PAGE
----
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Jun 23, 2010 11:52 AM by Melissa Canone

Prison inmates wrongly received $9 million in tax credits

WASHINGTON (AP) - Nearly 1,300 prison inmates wrongly received
more than $9 million in tax credits for homebuyers despite being
locked up when they claimed they bought a home, a government
investigator reported Wednesday.
The investigator said 241 of the inmates were serving life
sentences.
In all, more than 14,100 taxpayers wrongly received at least
$26.7 million in tax credits that were meant to boost the nation's
slumping housing markets, said the report by J. Russell George, the
Treasury Department's inspector general for tax administration.
Some taxpayers received the credit for homes purchased before
the tax break was started. In other cases, multiple taxpayers
improperly used the same home to claim multiple credits.
Investigators found one home that was used by 67 taxpayers to claim
credits.
"This is very troubling," George said. "Congress created and
modified the homebuyer credit to stimulate the economy and help
taxpayers achieve the American dream, not to line the pockets of
wrongdoers."
The Internal Revenue Service says it is taking steps to get the
money back. The agency noted that more than 2.6 million taxpayers
claimed the tax credit through April - claiming $18.7 billion in
credits - with only a tiny fraction going to prison inmates or
other scofflaws.
"A very small number of payments were made to prisoners
incorrectly, which the IRS is now taking all steps to recapture and
to prevent going forward," the IRS said in a statement. "The IRS
will follow up on every instance of an improper prisoner payment
and take swift and appropriate enforcement actions."
The report blemishes an otherwise popular tax break that was
sweetened once by President Barack Obama's economic recovery
package and again when Congress extended it into the spring. The
National Association of Realtors says the tax credit has generated
1 million new home sales that wouldn't have happened otherwise.
"Last year, we learned that children and persons who did not
purchase homes were fraudulently claiming the first-time homebuyer
credit," said Rep. John Lewis, D-Ga., chairman of the House Ways
and Means oversight subcommittee. "Although I am pleased that the
fraud identified earlier does not continue, I am concerned about
prisoners claiming the credit."
Congress started the first-time homebuyer tax credit in 2008,
providing couples up to $7,500 that had to be repaid, free of
interest, over 15 years. The credit was essentially an
interest-free loan.
Last year, Obama and Congress upgraded the credit significantly,
increasing the top amount to $8,000 and ending the requirement that
it be repaid.
George's report targets taxpayers who claimed the first-time
homebuyers tax credit under these two programs. Since then, in
November, Congress expanded the tax credit to existing homeowners,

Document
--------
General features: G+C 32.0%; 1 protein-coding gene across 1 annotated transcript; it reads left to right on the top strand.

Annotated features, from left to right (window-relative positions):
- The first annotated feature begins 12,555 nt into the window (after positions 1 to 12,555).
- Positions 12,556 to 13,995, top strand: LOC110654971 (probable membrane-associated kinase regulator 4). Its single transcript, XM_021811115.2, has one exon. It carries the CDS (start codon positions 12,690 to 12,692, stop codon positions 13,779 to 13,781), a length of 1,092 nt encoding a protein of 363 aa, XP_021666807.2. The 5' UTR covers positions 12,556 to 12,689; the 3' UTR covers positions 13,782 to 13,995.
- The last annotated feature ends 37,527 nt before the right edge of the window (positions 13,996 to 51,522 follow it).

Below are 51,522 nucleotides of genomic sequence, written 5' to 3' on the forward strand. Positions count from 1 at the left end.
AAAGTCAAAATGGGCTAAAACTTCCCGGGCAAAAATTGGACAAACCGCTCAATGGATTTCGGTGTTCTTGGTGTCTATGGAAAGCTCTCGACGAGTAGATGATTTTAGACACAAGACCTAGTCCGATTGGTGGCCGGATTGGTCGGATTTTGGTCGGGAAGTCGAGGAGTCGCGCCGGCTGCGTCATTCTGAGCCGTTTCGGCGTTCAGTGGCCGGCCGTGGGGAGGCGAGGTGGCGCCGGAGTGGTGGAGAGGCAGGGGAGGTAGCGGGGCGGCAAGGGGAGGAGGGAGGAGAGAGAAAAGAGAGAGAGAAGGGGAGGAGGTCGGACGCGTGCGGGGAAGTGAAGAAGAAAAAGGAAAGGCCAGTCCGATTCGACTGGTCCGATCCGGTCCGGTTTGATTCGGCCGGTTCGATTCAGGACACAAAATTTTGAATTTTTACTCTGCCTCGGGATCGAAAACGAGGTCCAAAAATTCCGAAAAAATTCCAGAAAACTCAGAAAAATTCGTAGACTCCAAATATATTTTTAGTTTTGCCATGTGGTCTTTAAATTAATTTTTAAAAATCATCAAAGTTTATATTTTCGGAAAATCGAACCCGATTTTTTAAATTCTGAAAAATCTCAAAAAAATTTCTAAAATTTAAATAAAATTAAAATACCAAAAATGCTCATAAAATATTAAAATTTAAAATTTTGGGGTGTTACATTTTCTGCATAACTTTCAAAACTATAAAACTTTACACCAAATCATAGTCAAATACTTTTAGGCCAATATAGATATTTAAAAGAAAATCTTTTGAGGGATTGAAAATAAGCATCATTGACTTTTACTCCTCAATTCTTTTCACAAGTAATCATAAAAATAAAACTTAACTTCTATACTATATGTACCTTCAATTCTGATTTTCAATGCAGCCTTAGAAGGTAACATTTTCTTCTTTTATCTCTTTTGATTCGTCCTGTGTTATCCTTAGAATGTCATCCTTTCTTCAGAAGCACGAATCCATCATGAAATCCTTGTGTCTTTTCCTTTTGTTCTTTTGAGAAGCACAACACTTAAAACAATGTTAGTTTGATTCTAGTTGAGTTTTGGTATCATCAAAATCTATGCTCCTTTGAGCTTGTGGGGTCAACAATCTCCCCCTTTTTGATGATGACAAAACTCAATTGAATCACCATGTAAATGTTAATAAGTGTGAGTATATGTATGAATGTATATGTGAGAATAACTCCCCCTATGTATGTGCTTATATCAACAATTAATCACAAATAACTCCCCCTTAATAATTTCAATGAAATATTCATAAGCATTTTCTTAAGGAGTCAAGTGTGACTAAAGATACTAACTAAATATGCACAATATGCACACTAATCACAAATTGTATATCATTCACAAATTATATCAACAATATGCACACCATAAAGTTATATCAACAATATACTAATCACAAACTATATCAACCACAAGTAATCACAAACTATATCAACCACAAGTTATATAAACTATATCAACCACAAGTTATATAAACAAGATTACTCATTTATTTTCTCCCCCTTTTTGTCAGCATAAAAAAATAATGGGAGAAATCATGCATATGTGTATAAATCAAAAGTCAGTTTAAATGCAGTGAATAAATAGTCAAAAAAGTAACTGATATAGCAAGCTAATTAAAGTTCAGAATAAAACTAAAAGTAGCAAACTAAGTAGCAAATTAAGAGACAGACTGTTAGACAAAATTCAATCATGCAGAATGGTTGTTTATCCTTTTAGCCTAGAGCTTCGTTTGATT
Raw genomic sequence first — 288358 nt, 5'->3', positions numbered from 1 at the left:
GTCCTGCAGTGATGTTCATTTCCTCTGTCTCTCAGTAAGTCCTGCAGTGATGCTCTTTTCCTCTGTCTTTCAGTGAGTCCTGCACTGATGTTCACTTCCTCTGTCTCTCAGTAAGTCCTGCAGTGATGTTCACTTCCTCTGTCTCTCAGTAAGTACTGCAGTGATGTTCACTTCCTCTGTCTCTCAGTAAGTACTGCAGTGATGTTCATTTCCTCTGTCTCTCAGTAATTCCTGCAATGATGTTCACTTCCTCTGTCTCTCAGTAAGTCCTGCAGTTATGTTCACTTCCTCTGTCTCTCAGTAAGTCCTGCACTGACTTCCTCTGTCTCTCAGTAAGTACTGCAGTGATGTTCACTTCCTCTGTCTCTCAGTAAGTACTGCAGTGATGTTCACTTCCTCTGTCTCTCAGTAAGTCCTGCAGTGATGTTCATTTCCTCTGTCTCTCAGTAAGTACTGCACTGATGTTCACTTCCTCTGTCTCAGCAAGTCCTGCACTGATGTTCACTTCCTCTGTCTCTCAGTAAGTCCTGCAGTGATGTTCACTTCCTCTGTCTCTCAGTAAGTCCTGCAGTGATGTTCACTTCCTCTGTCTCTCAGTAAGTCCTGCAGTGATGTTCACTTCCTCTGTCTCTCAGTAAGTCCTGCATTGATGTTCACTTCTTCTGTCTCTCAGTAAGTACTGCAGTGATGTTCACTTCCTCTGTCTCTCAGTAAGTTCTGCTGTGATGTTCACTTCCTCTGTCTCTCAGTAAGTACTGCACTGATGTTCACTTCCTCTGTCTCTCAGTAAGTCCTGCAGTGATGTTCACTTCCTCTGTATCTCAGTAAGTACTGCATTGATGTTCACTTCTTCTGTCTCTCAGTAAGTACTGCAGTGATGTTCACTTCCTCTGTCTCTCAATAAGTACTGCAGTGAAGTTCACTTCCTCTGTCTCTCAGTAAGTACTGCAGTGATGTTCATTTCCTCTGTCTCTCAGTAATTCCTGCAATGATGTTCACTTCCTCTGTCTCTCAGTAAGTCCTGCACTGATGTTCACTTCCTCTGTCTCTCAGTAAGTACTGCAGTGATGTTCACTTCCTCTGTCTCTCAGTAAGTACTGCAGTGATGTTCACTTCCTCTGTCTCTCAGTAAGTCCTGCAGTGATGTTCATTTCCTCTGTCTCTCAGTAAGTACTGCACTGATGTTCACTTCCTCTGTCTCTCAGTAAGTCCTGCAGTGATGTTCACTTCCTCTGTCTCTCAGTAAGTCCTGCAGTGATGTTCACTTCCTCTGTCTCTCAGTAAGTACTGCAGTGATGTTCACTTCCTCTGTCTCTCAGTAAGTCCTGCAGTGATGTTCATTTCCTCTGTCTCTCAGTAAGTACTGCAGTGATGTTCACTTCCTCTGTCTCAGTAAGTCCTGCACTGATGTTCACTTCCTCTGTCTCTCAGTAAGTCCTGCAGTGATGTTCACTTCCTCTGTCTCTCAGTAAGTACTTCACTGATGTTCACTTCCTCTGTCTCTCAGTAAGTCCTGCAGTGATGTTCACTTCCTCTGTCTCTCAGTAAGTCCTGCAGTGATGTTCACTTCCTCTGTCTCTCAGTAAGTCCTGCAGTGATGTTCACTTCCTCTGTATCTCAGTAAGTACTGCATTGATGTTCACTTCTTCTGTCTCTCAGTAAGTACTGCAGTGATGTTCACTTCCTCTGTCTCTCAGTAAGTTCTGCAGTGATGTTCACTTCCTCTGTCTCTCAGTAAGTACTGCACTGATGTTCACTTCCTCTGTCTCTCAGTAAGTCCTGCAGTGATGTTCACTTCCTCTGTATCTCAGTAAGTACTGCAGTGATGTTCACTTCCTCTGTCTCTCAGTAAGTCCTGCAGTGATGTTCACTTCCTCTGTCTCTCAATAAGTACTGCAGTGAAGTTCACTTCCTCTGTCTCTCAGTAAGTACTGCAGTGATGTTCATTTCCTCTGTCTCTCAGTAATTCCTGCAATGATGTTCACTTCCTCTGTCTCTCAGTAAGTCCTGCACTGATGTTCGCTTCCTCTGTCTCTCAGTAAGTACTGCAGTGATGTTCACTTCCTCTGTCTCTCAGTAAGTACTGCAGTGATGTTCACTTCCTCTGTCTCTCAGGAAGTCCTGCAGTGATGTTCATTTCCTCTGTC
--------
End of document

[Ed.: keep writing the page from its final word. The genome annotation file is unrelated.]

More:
offering up to $6,500 to longtime owners who bought new homes.
The latest program is about to expire. Homebuyers had to sign
purchase agreements by April 30 and close by June 30, though there
is a movement in Congress to extend the closing deadline until
Sept. 30.
The IRS said it has aggressively enforced the tax credit,
blocking nearly 400,000 questionable claims and opening more than
150 criminal investigations.
"These aggressive efforts have saved taxpayers more than $1
billion," the IRS said in its statement.
Nevertheless, 1,295 prison inmates were able to get $9.1 million
in credits, in part because the IRS does not keep up-to-date
records of who is in prison, the IG's report said. None of the
inmates filed joint returns, so the claims could not have been for
purchases by spouses.
The IRS said that while many prisons voluntarily provide
information about inmates, they are not required to do so.
"When IRS has reliable data, we do a very effective job of
using it to ensure compliance," IRS spokesman Frank Keith said.
"When IRS does not have reliable data, it is a much more difficult
process for us."
The IRS is asking Congress to enact legislation to ensure that
the agency gets up-to-date inmate information, Keith said. In the
meantime, the IRS plans to reach out to local, state and federal
prison officials to start a task force to improve
information-sharing on inmates.
The IG report estimates that 2,555 taxpayers wrongly received
$17.6 million in tax credits for homes that were bought before the
credit was enacted.
An estimated 10,282 taxpayers wrongly received credits for homes
that were also used by other taxpayers to claim the credit.
Investigators were unable to quantify the amount of money they
received, "but all indications are that the total will be in the
tens of millions of dollars," the IG's office said in a statement.
Investigators also found 87 IRS employees who may have
improperly claimed the credit, though the review was ongoing.

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